\(\quad \quad \quad \quad \quad \quad \quad \quad \quad \quad \quad \quad \quad \quad \quad \quad \quad\)

Hello every \(-e^{i\pi}\) ,

I am holding a contest named "Unity Is Strength".The aim of this contest is to motivate the community to create **beautiful mathematical expressions** that equal 1 i.e unity.

**What you have to do?**

You have to generate an expression that equals \(1\) and post it on this note in the following format:

"Here's my entry: <expression> = 1"

**Rules And Regulations:**

The expression must be

**original**and it**must equal one**.Every member is allowed only

**1**entry. You can update your entry by editing your comment, or deleting it and adding a new one.Submission of famous identities

**is prohibited**. For example : Proposing Euler's identity in this form: \(-e^{i\pi}=1\) is not allowed.Just modifying the known identities/equations to make them equal 1

**is prohibited**. For example: We all know in \(\Delta ABC , \sum \tan A = \prod \tan A\) , so submitting it in this form: \(\dfrac{\sum \tan A}{\prod \tan A}=1\) is not allowed.Trivial proposals like \(2-1=1\) or \(\dfrac{a\times 1}{a}=1\) or putting some numbers to force the expression to be equal to \(1\) are

**not expected**.Irrelevant/abusive comments would be deleted.

Please follow the rules and regulations.

**Details about the contest:**

This contest starts from the time this note is posted and ends on 18 October 2015 at 3:30 pm GMT. The entries after this time won't be accepted.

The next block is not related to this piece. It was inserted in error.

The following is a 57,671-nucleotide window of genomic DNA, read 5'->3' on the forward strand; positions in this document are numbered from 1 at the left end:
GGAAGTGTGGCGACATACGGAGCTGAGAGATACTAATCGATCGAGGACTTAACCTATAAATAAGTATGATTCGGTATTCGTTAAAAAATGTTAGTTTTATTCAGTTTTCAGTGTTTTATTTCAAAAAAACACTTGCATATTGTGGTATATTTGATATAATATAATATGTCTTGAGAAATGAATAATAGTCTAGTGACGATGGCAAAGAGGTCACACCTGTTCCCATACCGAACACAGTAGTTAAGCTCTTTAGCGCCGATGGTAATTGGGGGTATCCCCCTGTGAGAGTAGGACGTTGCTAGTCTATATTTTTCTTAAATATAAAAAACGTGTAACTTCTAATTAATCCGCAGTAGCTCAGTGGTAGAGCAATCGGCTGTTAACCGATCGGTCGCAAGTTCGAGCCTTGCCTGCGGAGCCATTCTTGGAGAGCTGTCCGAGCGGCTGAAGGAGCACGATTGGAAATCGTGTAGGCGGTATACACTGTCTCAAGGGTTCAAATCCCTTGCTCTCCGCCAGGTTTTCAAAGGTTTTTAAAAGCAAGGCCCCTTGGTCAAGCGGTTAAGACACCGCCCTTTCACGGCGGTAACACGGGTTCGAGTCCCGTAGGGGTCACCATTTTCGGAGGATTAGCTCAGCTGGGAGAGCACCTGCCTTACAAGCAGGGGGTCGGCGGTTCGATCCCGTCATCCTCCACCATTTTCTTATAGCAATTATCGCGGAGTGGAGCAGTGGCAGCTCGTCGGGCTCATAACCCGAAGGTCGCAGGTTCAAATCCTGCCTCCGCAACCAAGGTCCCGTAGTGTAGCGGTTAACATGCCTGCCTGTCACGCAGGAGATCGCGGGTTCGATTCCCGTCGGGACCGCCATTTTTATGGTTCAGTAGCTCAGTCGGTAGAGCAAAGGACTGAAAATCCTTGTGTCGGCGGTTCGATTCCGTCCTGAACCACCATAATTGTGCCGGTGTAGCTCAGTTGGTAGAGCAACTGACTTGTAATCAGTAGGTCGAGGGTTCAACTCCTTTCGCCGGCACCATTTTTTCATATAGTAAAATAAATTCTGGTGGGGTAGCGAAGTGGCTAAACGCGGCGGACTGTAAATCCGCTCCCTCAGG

The entry with the maximum value of \(upvotes\) will be declared the winning entry. The member who posted that entry will be the Winner of the Unity Is Strength Contest. So please

**Do Upvote**all the entries you like, and even if you downvote any entries ,it**won't affect**the score of that/those individuals.The results will be announced at any day in the next week of the last date of submission.

The contest starts now. Please like,reshare this note so that it will reach most of the brilliantians!

Best Of Luck!

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Easy Math Editor

`*italics*`

or`_italics_`

italics`**bold**`

or`__bold__`

boldNote: you must add a full line of space before and after lists for them to show up correctlyparagraph 1

paragraph 2

`[example link](https://brilliant.org)`

`> This is a quote`

Remember to wrap math in \( ... \) or \[ ... \] to ensure proper formatting.`2 \times 3`

`2^{34}`

`a_{i-1}`

`\frac{2}{3}`

`\sqrt{2}`

`\sum_{i=1}^3`

`\sin \theta`

`\boxed{123}`

## Comments

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TopNewestHere's my entry :

\[\Re\left(\frac{2}{1-e^{i\theta}}\right)=1~~\forall~\theta\in\Bbb R\setminus\{x\mid x=2\pi n~,~n\in\Bbb Z\}\]

where \(\Re(z)\) denotes the real part of \(z\in \Bbb C\).

This is something that I noticed a few months ago while solving a few trigonometry problems on Brilliant. I'm not sure whether this complies with Rule #5 or not but I'm posting it anyway.

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This is great!

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Here's my submission.

\[\lim _{ n\rightarrow \infty }{ \frac { \sin \left( 2\times 10^{ -n }° \right) -\sin \left( 2\times 10^{ -(n+1) }° \right) }{ \pi \times 10^{ -(n+2) } } } =1\]

This was not found by me, it was found by my friend about a year ago.

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Can you tell your friend's name? Is he/she on brilliant?

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He is called Isaac Lee. Not very active though.

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It's very easy though it seems to be tough. It can be achieved by using L'Hospital Rule.